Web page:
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View Full Version : Spiratone Circo-Mirrotach users??????



xkaes
22-Sep-2017, 09:46
Has anyone -- other than me -- used a Spiratone Circo-Mirrotach, or similar mirror device (I think Beseler made one) to project an image on a wall with enlargers that don't flip? I'm sure this has been discussed before. It's worked for me. Any pros and cons from users?

The Spiratone Circo-Mirrotach that I use is a front surface mirror with a series 7 thread, so it was easy to adapt to MOST of my lenses.

170144

Bob Salomon
22-Sep-2017, 09:50
Beseler enlargers do flip to project an image directly in front of them.
This device was sold to be able to candidly take a picture at a right angle to the camera. While I was a product manager for Beseler enlargers we did not offer these. Argraph might have as well as Voss.

xkaes
22-Sep-2017, 10:03
Beseler enlargers do flip to project an image directly in front of them.

I'm lucky enough to have a Beseler MXII that does flip, but my Beseler CB7 does not, hence my use of the Mirrotach -- which, as you point out, was designed for use on-camera. I've also used a lot of enlargers that don't flip, so many people might think that their only option is a wide-angle lens.

Do you have any info on the similar products that Beseler -- or others -- offered? I'm happy with the Mirrotach, but other devices might be easier, flexible, etc. The Mirrotach rotates which makes it easy to use -- and they are pretty cheap to buy!

Bob Salomon
22-Sep-2017, 10:25
I'm lucky enough to have a Beseler MXII that does flip, but my Beseler CB7 does not, hence my use of the Mirrotach -- which, as you point out, was designed for use on-camera. I've also used a lot of enlargers that don't flip, so many people might think that their only option is a wide-angle lens.

Do you have any info on the similar products that Beseler -- or others -- offered? I'm happy with the Mirrotach, but other devices might be easier, flexible, etc. The Mirrotach rotates which makes it easy to use -- and they are pretty cheap to buy!

Sorry no, they have not been available for many decades and while I was in the photo industry from 1970 till 2015 I never saw them sold new as a camera store item during that time. I remember them from selling photo retail in the late 50s and the 60s.

LabRat
22-Sep-2017, 20:13
Interesting thought, but using this device for projection printing would throw an image onto some wall or something that's not aligned...

Maybe OK for some poster print, but not for normal to critical printing where even edge to edge sharpness is expected...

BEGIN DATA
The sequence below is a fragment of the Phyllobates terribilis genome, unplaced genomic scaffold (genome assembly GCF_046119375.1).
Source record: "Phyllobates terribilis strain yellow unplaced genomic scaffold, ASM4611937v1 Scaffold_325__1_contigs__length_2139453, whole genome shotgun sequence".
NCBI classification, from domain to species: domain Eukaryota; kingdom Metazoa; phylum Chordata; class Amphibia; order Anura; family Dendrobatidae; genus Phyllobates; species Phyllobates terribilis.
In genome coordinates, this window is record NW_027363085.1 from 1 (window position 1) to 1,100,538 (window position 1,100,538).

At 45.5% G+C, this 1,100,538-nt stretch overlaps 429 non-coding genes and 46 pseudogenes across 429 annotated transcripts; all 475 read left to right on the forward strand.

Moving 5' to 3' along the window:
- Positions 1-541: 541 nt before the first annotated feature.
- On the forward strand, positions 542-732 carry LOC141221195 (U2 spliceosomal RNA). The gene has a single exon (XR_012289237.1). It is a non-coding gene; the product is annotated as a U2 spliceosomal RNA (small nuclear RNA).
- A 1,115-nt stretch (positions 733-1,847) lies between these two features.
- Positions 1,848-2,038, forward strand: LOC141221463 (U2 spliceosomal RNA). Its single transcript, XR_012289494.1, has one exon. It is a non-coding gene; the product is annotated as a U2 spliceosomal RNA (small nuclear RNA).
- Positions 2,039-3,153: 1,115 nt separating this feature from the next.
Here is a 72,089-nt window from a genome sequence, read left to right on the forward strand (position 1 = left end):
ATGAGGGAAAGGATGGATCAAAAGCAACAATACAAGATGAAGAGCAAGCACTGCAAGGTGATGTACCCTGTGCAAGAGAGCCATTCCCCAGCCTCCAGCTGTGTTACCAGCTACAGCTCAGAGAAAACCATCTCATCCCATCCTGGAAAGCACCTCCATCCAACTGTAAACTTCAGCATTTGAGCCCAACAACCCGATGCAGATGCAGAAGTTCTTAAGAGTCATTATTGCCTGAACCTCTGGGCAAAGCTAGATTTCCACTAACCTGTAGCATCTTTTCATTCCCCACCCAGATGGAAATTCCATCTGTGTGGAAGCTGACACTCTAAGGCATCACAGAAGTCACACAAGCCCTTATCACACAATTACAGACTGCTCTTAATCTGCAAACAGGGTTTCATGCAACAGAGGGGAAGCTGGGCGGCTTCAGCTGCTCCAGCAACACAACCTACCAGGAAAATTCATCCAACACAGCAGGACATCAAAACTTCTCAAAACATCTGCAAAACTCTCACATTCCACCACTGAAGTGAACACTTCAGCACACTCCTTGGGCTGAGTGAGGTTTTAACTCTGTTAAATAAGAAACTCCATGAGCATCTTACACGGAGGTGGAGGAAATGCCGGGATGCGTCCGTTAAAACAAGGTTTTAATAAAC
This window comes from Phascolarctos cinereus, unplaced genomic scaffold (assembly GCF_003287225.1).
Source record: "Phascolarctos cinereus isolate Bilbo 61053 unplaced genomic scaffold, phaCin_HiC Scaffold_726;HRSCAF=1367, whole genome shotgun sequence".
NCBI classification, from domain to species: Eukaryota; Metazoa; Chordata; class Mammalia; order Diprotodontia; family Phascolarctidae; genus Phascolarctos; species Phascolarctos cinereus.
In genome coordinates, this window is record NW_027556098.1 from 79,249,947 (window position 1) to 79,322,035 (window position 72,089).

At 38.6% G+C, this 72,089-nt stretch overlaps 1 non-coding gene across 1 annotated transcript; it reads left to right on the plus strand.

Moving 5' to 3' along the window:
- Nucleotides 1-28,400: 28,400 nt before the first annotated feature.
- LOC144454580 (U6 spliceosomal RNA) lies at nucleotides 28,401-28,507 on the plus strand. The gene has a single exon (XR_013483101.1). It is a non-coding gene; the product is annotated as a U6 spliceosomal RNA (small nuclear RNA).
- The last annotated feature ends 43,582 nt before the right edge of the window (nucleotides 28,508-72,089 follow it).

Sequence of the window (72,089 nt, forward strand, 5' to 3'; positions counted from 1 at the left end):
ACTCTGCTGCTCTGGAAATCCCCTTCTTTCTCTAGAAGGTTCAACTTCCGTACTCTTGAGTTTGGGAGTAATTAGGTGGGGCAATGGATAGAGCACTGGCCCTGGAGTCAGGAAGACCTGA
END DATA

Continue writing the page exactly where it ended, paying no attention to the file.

Steve K

xkaes
23-Sep-2017, 05:38
Of course, it has to be aligned, but that is true if you are projecting onto the baseboard or the floor -- and easy to do by scratching an "X" on an over-exposed piece of film and checking the corners of the projected image.

xkaes
23-Sep-2017, 06:16
OK, here is the scoop. Although I use a Spiratone Circo-Mirrotach, Beseler made a "Wall Projection Attachment" (Cat. No. 8247) for the CB7 -- which is non-flipping. It probably only attches to the CB7 -- which has four, small screw holes -- two on each side of the lensboard standard. My Beseler 45 MX II does not have these holes, but perhaps other Beseler enlargers do. These holes are undoubtedly where the #8247 is attached. Beseler states it has a front surface mirror, just like the Spiratone Circo-Mirrotach, but I can't find a picture of one. Beseler also made a long focusing cable so that you can focus the enlarger while being close to the mural. Most CB7 enlargers, unlike mine, have auto-focus. So if you want to make LARGE prints, there are at least two devices that can help. The Spiratone Circo-Mirrotach is inexpensive, easy to find, and adapt. The #8247? Not so much.

Bob Salomon
23-Sep-2017, 06:55
OK, here is the scoop. Although I use a Spiratone Circo-Mirrotach, Beseler made a "Wall Projection Attachment" (Cat. No. 8247) for the CB7 -- which is non-flipping. It probably only attches to the CB7 -- which has four, small screw holes -- two on each side of the lensboard standard. My Beseler 45 MX II does not have these holes, but perhaps other Beseler enlargers do. These holes are undoubtedly where the #8247 is attached. Beseler states it has a front surface mirror, just like the Spiratone Circo-Mirrotach, but I can't find a picture of one. Beseler also made a long focusing cable so that you can focus the enlarger while being close to the mural. Most CB7 enlargers, unlike mine, have auto-focus. So if you want to make LARGE prints, there are at least two devices that can help. The Spiratone Circo-Mirrotach is inexpensive, easy to find, and adapt. The #8247? Not so much.

The CB7 did not have autofocus. It had remote, manual electric focus, by pressing the switches on the front edge of the base board. If it had AF it would have had to use a cam system.
Beseler offered a flexible rod that attached to the focusing wheel to facilitate focusing when the head was very high.

Jac@stafford.net
23-Sep-2017, 08:50
Upon the rare occasion there are used process camera lenses with attached right-angle reflectors.
Unless they have been damaged they are very good.

xkaes
23-Sep-2017, 09:54
[QUOTE=Bob Salomon;1408667]The CB7 did not have autofocus. It had remote, manual electric focus, by pressing the switches on the front edge of the base board. /QUOTE]

You're correct, but many users and web sites call it "auto-focus". Beseler called it "power focus" since you use a toggle switch to change focus, instead of a knob. Since I'm completely at home using a knob, I don't mind the fact that my CB7 didn't come with "power focus".

Leica used a somewhat similar system on one of its enlargers. When you changed the height/magnification it adjusted the lens/bellows extension accordingly.

Bob Salomon
23-Sep-2017, 10:17
[QUOTE=Bob Salomon;1408667]The CB7 did not have autofocus. It had remote, manual electric focus, by pressing the switches on the front edge of the base board. /QUOTE]

You're correct, but many users and web sites call it "auto-focus". Beseler called it "power focus" since you use a toggle switch to change focus, instead of a knob. Since I'm completely at home using a knob, I don't mind the fact that my CB7 didn't come with "power focus".

Leica used a somewhat similar system on one of its enlargers. When you changed the height/magnification it adjusted the lens/bellows extension accordingly.
Then many web sites and users don’t know what they are talking about. That doesn’t give anyone an excuse to further spread ridiculously incorrect and misleading information.